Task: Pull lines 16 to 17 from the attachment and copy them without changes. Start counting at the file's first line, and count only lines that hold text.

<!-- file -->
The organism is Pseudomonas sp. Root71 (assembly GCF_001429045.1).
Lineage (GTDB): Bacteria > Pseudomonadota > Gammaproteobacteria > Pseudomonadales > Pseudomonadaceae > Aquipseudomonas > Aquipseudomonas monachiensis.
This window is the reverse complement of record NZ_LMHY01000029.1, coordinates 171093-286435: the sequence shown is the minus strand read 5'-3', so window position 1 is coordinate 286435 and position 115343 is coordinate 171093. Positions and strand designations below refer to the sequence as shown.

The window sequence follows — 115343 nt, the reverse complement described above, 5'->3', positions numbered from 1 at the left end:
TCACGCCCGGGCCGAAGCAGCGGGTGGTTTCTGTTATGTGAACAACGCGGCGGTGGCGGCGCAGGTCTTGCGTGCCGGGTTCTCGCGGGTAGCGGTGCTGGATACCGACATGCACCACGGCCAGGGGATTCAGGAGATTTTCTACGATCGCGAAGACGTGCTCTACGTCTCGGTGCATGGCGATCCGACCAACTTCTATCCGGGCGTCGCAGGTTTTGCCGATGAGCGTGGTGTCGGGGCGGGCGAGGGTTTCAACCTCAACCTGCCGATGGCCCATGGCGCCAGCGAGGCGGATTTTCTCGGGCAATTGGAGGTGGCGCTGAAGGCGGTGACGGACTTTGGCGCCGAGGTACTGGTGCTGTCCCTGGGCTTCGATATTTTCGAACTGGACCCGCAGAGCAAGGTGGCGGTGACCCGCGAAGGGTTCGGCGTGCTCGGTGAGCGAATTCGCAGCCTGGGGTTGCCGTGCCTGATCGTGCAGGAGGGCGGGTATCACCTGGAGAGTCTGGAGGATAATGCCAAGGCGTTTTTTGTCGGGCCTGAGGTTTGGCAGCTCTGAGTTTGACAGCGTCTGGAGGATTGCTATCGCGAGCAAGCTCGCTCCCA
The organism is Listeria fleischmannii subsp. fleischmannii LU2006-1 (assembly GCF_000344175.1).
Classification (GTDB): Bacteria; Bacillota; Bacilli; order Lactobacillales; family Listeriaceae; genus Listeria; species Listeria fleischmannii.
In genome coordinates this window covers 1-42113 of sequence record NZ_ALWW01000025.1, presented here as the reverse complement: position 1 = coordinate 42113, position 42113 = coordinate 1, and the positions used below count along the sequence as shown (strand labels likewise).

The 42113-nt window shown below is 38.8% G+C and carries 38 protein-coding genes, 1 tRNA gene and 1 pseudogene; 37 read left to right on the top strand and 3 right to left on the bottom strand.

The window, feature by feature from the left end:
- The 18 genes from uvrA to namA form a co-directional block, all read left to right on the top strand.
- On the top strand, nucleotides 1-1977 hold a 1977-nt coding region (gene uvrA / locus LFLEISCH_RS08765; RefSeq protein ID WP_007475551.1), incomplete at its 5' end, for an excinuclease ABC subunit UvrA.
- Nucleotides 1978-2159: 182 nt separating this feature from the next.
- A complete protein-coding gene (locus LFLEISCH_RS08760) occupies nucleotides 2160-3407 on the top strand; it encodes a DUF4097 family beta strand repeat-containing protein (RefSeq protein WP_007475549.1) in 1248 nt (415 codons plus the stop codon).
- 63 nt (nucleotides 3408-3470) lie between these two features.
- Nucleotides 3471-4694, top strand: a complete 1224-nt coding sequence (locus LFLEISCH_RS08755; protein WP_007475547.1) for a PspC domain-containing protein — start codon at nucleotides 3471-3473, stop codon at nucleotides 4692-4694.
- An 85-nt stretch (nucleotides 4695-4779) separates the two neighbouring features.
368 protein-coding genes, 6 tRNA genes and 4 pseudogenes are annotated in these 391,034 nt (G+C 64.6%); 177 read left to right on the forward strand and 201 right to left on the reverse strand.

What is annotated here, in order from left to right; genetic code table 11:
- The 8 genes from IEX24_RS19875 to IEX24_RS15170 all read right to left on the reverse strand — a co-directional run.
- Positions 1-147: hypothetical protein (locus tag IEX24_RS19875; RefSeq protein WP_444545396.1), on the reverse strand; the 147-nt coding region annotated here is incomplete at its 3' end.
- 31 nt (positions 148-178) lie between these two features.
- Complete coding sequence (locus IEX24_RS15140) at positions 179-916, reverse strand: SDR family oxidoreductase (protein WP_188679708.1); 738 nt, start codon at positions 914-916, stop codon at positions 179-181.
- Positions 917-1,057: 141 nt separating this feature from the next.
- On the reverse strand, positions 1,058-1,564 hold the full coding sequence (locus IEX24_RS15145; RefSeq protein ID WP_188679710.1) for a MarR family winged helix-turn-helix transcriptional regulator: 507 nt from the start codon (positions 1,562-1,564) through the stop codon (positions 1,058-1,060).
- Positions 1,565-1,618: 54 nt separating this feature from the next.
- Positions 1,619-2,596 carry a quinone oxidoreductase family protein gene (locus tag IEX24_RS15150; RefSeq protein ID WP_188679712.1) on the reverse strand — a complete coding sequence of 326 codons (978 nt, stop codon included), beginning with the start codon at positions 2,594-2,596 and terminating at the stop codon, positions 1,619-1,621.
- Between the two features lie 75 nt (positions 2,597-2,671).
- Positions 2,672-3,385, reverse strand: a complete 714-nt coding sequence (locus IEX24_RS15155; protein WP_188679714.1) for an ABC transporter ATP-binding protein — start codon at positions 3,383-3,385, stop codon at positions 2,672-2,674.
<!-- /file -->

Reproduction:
- Nucleotides 3471-4694, top strand: a complete 1224-nt coding sequence (locus LFLEISCH_RS08755; protein WP_007475547.1) for a PspC domain-containing protein — start codon at nucleotides 3471-3473, stop codon at nucleotides 4692-4694.
- An 85-nt stretch (nucleotides 4695-4779) separates the two neighbouring features.